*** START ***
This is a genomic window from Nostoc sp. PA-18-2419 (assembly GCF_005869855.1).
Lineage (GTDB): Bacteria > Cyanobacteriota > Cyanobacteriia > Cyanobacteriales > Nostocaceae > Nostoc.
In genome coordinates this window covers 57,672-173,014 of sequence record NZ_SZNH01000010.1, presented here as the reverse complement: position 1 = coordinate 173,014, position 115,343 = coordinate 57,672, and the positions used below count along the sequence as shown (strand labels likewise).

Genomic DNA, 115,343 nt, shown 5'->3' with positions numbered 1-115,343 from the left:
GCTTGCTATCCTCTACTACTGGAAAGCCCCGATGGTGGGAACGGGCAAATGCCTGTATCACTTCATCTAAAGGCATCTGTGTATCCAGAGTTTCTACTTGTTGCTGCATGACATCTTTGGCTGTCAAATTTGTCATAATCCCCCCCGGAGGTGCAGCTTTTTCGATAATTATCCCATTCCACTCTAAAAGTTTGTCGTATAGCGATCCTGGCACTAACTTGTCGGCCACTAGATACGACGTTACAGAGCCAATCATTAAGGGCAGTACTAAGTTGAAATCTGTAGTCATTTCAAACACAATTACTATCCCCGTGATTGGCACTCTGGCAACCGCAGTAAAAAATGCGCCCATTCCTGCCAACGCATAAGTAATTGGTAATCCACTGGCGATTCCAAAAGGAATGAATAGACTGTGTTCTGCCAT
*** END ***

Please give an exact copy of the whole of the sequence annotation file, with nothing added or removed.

This is a genomic window from Nostoc sp. PA-18-2419 (assembly GCF_005869855.1).
Lineage (GTDB): Bacteria > Cyanobacteriota > Cyanobacteriia > Cyanobacteriales > Nostocaceae > Nostoc.
In genome coordinates this window covers 57,672-173,014 of sequence record NZ_SZNH01000010.1, presented here as the reverse complement: position 1 = coordinate 173,014, position 115,343 = coordinate 57,672, and the positions used below count along the sequence as shown (strand labels likewise).

Genomic DNA, 115,343 nt, shown 5'->3' with positions numbered 1-115,343 from the left:
GCTTGCTATCCTCTACTACTGGAAAGCCCCGATGGTGGGAACGGGCAAATGCCTGTATCACTTCATCTAAAGGCATCTGTGTATCCAGAGTTTCTACTTGTTGCTGCATGACATCTTTGGCTGTCAAATTTGTCATAATCCCCCCCGGAGGTGCAGCTTTTTCGATAATTATCCCATTCCACTCTAAAAGTTTGTCGTATAGCGATCCTGGCACTAACTTGTCGGCCACTAGATACGACGTTACAGAGCCAATCATTAAGGGCAGTACTAAGTTGAAATCTGTAGTCATTTCAAACACAATTACTATCCCCGTGATTGGCACTCTGGCAACCGCAGTAAAAAATGCGCCCATTCCTGCCAACGCATAAGTAATTGGTAATCCACTGGCGATTCCAAAAGGAATGAATAGACTGTGTTCTGCCAT